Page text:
• Feb 13th 2008 at 3:31PM
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Next Monday is President's Day, and a lot of workers will get the day off. Some other employees, like former Kia execs Len Hunt, CEO of Kia Motors America, and Ian Beavis, VP of marketing, will have more than just the day off: they recently ended their employment with Kia over what's being portrayed as a case of humor that got lost in translation.

To promote its President's Day sale, the company ran an ad featuring "unheard of" President Millard Fillmore, "best remembered as the first president to have a running-water bathtub." Cue the segue into the "unheard of" deals that Kia dealers would be offering during the long weekend. And to commemorate the event and the president, Kia made soap-on-a-rope busts of Mr. Fillmore, some of which were handed out during a press event at the Chicago Auto Show. And, uh... yeah... that's it. Unheard-of president, unheard-of deals, and soap.

But Byung Mo Ahn, chairman and group CEO of Kia Motors America and Kia Motors Manufacturing Georgia -- and the man who hired and promoted Len Hunt -- apparently didn't find the soap-on-a-rope commercial that funny. Word is that Ahn wants more serious commercials focusing on Kia's quality. So even though Hunt and Beavis presided over a solid sales story and growing brand awareness, and Hunt was especially well-liked by dealers, the two men are now probably on their way to other automakers. And Kia commercials are about to get very boring. Our sympathies to Hunt and Beavis, yet if nothing else, at least now Millard Fillmore has another claim to fame. Thanks for the tip, Keith!

[Source: Ad Age]

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    • 1 Second Ago
      • 6 Years Ago
      Word is that Ahn wants more serious commercials focusing on Kia's quality. The mini-vans are the closest to each other.
      • 7 Years Ago
      I knew something would go wrong with that commercial.
      • 7 Years Ago
      Kia's loss. Why would anyone in the U.S. think of Kia unless we're jolted into recognizing them. The Filmore ads are excellent and broke Kia out of the expected car-on-road pack. The "Maniac" spot was amazing too. You can't logic your way into peoples' hearts. When I see in future a Kia commercial talking about their features, my thumb will be quickly changing channels on the remote.

      I hope their ad agency - who will likely take the fall for this too- finds a brand who deserves them, Kia obviously doesn't get it.
      • 7 Years Ago
      I do not find the firing of these Kia executives to be at all surprising. I have worked extensively with Korean companies through consulting arrangements, and I have seen this exact scenario occur before. My business partner is Korean, and I have a deep appreciation for Korea, its people, and its culture. However, regardless of the experience or education level of the Korean-based executives I have met, there typically is very little understanding of American culture or American business practices. Unfortunately, this lack of knowledge is often seen as a personal "weakness" and every attempt is made to mask it bravado and snap decision-making. If I were a U.S. Kia dealer, I would be very afraid.
      • 7 Years Ago
      If anything, he should be fired for that Rondo commercial. WTF was he thinking?
      • 6 Years Ago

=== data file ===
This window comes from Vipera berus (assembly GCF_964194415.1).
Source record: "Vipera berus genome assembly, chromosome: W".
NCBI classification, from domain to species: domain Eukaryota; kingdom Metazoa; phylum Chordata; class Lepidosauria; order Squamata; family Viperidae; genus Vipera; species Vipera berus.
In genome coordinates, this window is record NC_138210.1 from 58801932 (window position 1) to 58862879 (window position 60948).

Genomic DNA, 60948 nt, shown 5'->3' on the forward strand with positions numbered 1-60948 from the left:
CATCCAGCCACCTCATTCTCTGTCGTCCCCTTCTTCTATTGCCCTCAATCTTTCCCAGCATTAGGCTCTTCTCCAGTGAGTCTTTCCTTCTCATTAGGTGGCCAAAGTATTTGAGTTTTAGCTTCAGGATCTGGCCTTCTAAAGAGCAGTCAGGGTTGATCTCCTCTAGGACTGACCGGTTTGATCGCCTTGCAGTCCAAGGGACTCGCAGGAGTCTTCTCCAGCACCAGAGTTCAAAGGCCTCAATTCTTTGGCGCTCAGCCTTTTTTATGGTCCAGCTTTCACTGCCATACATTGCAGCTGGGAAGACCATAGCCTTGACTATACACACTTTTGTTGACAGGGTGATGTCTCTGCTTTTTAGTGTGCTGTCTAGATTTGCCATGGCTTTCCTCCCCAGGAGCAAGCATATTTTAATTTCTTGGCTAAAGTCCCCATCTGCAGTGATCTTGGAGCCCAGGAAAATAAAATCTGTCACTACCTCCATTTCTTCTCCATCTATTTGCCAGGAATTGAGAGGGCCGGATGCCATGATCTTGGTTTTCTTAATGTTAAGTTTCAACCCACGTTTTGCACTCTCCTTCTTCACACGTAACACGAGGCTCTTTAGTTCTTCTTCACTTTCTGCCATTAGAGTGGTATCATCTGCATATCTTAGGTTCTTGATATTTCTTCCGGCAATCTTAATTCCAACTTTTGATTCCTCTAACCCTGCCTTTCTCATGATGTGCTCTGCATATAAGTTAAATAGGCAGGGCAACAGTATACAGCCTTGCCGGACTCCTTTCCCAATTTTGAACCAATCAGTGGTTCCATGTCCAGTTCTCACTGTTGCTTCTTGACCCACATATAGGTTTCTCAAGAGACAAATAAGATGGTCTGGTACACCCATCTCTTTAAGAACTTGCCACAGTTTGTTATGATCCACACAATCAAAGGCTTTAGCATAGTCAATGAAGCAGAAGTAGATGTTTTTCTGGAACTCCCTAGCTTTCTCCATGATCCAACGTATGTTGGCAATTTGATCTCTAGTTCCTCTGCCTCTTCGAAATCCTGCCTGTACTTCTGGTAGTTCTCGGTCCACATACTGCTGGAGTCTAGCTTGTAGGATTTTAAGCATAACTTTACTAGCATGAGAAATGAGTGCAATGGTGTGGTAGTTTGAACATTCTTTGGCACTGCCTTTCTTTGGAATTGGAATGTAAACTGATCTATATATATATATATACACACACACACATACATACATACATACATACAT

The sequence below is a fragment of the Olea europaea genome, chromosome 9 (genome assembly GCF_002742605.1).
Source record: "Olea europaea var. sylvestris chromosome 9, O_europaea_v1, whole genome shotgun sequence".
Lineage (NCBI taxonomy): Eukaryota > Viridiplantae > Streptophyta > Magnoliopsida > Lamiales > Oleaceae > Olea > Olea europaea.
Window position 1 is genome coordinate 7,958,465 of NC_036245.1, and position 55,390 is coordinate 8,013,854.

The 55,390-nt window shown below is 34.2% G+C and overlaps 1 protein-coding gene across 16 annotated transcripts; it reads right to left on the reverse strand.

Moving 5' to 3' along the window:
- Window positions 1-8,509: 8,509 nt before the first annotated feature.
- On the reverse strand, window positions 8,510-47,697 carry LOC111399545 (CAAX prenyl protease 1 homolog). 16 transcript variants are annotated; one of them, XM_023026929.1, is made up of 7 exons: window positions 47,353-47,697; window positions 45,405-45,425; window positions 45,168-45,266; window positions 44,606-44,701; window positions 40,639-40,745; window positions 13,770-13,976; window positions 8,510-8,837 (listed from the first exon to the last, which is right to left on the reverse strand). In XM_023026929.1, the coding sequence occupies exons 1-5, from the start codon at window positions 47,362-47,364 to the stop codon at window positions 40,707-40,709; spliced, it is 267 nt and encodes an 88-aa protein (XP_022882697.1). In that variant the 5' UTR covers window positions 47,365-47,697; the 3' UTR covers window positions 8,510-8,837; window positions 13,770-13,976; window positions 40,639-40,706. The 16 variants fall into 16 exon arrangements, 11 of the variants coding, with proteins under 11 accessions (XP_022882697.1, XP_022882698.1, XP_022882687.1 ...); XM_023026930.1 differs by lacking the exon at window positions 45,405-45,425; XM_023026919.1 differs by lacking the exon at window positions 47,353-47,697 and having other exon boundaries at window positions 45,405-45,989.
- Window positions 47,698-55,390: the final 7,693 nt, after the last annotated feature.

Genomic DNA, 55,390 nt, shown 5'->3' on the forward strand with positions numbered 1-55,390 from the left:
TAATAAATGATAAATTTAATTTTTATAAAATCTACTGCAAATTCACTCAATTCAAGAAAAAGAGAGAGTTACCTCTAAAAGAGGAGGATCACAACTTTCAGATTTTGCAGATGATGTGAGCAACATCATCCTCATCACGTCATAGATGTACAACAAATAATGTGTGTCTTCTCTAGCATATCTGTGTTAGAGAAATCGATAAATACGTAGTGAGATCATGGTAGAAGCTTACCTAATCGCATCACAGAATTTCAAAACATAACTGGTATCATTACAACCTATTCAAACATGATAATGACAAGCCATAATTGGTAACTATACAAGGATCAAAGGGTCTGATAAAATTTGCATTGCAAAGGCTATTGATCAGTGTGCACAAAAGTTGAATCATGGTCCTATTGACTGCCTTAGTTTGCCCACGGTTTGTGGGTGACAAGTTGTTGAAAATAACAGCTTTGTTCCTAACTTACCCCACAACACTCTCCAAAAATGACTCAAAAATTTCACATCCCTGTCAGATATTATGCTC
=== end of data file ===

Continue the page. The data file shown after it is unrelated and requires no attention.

It certainly looks like these two should have been spending more of their time selling kias instead of promoting themselves at Advertising roundtables and University seminars.
      • 7 Years Ago
      Why does the Reply button never seem to work anymore?
        • 7 Years Ago
        Click on the timestamp then write in the reply box on that page. This has been detailed several times in the past week.
          • 7 Years Ago
          So why is there a reply button in the original comment that doesn't work?
          • 7 Years Ago
          Thanks for the info.
          Now... when is the reply going to be fixed?
      • 7 Years Ago
      Exactly. It's a business decision, and I'm sure the CEO doesn't care if Autoblog understands it or not.
      • 7 Years Ago
      it doesn't really have to do with the ad; the Koreans are just slave-drivers.

      if you don't believe it, just check the revolving door that has been going on at sister Hyundai. there have been over five executives (and very qualified ones, at that) that have come and gone in the last few years.

      the Koreans don't really understand our market, and it's cyclical ups and downs. they seem to think that sales can just keep heading upwards at a
      10%+ clip, regardless of credit or economic issues.

      if they would like more informative ads, perhaps they can find some old videos of the awful ads Daihatsu ran in the US in their very short life here in the late 80's.

      for those who don't remember, they looked like the 8MM films those of us in school in the 60s and 70s were subjected to watch during class. they showed a photo of the factory, and pictures of white-coated engineers working on stuff.

      ...not a jiggle anywhere, except on the computerized highway simulator.

      • 7 Years Ago
      Len Hunt and Ian Beavis were the best things that ever happened to Kia. The fact that the Hyundai/Kia execs in Korea think they understand the American market and culture is just evidence of their incredible arrogance. With Hunt and Beavis heading the U.S. future, Kia had the opportunity to prosper in the U.S. Now that a narrow minded autocrat has been installed, the Koreans have shot themselves in the foot. It's something they won't realize for quite some time.
      • 7 Years Ago
      I hear his new job is co-driving for Tanner Faust... oh wait, that's Chrissie Beavis.
      • 7 Years Ago
      Maybe they saw the long-term effects of the "Joe Isuzu" spots on that company, and decided humor wasn't the way to go.
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